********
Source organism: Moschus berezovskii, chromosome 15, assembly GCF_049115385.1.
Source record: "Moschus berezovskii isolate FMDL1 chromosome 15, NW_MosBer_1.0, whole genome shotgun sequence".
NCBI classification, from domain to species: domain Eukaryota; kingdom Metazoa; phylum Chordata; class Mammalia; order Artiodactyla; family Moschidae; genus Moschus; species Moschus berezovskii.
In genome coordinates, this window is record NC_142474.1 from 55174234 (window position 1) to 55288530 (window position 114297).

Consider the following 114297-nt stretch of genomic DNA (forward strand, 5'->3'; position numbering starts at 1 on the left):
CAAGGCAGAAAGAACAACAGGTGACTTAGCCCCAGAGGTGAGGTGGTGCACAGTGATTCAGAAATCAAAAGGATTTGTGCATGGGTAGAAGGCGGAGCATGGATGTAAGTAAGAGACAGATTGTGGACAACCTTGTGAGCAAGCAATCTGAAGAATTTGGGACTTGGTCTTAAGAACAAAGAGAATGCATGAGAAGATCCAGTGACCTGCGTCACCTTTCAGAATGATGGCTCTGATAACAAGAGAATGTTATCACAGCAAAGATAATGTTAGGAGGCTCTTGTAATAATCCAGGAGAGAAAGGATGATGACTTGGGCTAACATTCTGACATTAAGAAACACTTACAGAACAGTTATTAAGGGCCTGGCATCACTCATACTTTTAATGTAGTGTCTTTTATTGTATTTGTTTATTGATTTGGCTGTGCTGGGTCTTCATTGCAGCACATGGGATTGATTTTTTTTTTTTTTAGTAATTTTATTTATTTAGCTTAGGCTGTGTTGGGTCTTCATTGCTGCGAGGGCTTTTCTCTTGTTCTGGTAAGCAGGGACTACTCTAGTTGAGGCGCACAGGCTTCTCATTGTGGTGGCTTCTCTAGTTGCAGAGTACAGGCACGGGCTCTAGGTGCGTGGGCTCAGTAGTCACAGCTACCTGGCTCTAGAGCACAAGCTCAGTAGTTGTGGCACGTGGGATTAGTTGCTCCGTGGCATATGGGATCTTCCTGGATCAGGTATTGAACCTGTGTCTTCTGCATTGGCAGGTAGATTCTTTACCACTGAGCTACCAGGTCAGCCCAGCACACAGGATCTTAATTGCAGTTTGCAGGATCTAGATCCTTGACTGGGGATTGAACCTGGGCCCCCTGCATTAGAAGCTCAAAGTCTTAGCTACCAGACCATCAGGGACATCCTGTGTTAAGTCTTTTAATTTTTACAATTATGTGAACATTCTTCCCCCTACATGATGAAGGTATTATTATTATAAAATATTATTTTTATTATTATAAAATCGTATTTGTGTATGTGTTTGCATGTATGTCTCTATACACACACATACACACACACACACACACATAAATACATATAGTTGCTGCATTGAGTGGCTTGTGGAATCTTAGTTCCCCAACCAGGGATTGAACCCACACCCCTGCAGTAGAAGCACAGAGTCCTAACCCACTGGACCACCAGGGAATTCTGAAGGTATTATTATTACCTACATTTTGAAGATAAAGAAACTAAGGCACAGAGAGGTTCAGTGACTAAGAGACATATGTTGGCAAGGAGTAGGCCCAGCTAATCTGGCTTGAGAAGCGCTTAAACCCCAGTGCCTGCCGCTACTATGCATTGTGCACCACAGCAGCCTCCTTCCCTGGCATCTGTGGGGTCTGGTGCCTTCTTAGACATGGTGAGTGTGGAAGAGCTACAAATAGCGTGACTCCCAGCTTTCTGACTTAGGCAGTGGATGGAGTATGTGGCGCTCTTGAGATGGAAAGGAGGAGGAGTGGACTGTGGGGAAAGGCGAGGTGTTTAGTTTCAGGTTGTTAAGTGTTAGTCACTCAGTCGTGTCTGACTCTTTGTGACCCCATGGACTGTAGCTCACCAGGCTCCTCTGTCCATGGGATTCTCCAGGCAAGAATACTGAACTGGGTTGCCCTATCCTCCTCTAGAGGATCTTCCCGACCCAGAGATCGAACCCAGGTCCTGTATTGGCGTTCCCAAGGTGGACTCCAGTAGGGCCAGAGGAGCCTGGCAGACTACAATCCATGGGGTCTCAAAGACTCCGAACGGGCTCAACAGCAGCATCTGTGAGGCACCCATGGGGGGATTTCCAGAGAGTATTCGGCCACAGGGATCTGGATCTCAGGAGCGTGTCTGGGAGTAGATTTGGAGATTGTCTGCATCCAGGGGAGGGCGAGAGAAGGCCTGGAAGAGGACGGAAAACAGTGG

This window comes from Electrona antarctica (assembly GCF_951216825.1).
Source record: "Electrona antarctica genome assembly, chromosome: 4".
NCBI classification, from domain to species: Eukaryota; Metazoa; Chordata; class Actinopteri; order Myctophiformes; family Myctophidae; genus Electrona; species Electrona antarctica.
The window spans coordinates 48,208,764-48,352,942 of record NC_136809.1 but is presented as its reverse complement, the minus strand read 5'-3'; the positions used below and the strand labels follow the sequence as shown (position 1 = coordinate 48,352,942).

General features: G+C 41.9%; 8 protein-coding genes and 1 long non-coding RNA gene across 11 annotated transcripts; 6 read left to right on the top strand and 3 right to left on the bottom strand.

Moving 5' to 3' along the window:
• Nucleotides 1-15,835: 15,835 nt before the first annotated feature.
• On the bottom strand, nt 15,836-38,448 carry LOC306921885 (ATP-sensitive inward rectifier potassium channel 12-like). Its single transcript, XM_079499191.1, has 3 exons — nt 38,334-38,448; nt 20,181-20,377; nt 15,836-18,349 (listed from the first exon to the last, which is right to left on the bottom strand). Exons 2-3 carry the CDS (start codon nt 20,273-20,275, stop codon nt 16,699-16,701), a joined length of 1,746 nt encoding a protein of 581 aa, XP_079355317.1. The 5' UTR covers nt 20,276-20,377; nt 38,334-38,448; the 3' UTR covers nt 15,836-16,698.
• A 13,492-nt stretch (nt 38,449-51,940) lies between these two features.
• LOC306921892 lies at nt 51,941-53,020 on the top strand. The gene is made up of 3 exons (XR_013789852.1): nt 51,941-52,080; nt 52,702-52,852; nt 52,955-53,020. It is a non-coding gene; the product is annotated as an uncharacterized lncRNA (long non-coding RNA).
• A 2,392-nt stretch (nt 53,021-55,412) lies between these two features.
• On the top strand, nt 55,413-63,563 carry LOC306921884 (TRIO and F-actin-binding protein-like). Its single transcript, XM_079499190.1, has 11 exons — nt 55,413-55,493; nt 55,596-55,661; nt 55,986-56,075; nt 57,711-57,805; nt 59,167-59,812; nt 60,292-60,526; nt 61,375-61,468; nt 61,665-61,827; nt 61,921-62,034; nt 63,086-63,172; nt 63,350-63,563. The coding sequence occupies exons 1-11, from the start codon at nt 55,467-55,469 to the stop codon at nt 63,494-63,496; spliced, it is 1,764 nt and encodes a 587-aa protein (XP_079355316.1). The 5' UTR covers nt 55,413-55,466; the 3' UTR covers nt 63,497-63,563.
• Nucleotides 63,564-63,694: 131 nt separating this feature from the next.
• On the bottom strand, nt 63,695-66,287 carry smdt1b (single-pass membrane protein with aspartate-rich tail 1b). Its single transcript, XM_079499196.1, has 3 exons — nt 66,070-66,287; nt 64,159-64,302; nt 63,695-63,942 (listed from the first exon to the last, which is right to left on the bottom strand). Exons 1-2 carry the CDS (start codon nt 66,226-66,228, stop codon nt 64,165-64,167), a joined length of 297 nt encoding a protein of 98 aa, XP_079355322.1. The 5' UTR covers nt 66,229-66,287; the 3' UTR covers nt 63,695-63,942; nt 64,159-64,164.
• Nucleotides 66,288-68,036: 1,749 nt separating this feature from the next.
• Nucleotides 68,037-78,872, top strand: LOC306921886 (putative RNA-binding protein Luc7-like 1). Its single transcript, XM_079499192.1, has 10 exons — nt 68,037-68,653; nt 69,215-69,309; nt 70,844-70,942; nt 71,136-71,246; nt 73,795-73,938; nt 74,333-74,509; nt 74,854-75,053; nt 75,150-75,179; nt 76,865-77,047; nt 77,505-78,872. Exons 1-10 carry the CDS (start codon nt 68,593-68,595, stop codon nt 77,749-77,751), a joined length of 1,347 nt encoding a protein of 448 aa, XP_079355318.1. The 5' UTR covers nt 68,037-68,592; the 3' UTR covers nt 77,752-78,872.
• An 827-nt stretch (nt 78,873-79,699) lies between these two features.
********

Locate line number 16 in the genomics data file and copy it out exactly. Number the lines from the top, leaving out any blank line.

• LOC306921892 lies at nt 51,941-53,020 on the top strand. The gene is made up of 3 exons (XR_013789852.1): nt 51,941-52,080; nt 52,702-52,852; nt 52,955-53,020. It is a non-coding gene; the product is annotated as an uncharacterized lncRNA (long non-coding RNA).